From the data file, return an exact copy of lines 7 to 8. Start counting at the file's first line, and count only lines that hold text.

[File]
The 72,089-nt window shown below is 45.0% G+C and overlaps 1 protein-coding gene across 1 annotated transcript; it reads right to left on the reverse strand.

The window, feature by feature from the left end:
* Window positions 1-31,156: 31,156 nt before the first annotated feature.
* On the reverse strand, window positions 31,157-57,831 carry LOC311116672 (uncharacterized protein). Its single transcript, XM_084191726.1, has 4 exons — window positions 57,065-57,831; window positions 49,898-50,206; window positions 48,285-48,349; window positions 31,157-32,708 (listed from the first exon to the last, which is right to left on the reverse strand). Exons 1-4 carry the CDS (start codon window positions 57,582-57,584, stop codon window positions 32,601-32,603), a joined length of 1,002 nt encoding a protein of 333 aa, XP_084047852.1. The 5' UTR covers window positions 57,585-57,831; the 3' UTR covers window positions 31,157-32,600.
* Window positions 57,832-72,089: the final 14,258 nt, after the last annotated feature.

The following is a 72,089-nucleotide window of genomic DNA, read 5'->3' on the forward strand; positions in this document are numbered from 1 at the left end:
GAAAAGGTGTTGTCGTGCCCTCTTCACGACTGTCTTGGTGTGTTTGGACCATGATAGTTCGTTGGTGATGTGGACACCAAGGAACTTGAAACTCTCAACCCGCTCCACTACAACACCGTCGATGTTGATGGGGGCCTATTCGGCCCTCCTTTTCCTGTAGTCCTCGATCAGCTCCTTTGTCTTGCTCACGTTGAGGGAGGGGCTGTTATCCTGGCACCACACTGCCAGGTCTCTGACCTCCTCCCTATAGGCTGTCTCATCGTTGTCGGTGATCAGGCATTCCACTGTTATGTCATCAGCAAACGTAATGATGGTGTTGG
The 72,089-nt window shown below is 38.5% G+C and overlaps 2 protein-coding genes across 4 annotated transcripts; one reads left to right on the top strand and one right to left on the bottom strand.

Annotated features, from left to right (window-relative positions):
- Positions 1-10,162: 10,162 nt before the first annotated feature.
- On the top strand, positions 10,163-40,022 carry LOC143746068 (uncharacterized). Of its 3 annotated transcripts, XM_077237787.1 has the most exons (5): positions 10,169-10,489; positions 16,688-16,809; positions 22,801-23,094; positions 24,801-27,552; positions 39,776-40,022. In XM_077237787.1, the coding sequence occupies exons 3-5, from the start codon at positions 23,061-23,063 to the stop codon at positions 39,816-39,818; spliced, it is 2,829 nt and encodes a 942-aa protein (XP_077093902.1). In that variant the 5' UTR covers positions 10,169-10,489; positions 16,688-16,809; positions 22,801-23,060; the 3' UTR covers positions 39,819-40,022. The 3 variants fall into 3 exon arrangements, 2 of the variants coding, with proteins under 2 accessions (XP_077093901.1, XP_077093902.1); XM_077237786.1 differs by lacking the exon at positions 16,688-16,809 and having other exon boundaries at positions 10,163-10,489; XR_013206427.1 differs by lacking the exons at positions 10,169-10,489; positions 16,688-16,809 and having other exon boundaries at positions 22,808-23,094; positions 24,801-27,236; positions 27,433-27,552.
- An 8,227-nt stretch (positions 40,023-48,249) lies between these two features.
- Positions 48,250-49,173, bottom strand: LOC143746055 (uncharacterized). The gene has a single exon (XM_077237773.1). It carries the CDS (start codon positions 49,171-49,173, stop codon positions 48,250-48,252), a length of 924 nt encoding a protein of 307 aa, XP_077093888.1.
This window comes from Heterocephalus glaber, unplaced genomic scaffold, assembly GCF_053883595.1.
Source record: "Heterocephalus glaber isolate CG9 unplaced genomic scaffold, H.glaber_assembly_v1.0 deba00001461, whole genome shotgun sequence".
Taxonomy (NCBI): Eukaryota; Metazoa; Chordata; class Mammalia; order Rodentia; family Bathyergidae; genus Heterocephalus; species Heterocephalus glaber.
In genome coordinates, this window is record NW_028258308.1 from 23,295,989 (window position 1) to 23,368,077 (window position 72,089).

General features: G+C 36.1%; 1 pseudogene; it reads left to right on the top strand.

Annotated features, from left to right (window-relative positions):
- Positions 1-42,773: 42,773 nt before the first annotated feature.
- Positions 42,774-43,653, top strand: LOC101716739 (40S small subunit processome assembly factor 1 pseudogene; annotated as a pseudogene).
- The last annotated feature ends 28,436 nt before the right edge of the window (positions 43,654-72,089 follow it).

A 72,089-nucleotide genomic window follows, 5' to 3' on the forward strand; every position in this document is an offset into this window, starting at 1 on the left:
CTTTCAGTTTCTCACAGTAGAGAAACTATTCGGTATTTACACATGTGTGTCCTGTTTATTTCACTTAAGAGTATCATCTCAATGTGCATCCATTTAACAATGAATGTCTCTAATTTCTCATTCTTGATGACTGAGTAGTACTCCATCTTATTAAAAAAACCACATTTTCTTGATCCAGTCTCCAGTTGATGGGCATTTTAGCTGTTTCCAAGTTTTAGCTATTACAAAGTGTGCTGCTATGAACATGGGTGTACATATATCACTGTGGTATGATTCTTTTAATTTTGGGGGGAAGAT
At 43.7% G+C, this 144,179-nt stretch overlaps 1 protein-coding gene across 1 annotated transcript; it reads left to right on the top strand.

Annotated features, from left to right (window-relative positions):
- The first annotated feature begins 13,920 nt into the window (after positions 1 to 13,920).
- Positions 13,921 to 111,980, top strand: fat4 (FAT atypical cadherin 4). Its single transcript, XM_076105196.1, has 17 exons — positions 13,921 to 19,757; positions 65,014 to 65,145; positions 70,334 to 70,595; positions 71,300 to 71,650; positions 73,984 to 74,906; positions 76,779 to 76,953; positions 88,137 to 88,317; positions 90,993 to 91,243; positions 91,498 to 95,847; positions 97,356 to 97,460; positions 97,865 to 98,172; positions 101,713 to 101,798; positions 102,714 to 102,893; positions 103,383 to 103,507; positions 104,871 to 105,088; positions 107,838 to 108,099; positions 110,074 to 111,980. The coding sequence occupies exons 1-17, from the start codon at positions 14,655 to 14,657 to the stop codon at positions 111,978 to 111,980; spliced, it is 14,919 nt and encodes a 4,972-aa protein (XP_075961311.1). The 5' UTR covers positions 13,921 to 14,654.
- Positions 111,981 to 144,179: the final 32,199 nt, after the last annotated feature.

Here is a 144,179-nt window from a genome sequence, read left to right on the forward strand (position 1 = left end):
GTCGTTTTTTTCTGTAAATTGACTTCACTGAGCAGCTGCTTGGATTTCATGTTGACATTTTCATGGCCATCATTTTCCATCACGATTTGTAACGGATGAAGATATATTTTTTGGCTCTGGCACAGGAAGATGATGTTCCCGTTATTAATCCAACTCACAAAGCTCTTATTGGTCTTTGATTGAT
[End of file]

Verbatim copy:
GAAAAGGTGTTGTCGTGCCCTCTTCACGACTGTCTTGGTGTGTTTGGACCATGATAGTTCGTTGGTGATGTGGACACCAAGGAACTTGAAACTCTCAACCCGCTCCACTACAACACCGTCGATGTTGATGGGGGCCTATTCGGCCCTCCTTTTCCTGTAGTCCTCGATCAGCTCCTTTGTCTTGCTCACGTTGAGGGAGGGGCTGTTATCCTGGCACCACACTGCCAGGTCTCTGACCTCCTCCCTATAGGCTGTCTCATCGTTGTCGGTGATCAGGCATTCCACTGTTATGTCATCAGCAAACGTAATGATGGTGTTGG
The 72,089-nt window shown below is 38.5% G+C and overlaps 2 protein-coding genes across 4 annotated transcripts; one reads left to right on the top strand and one right to left on the bottom strand.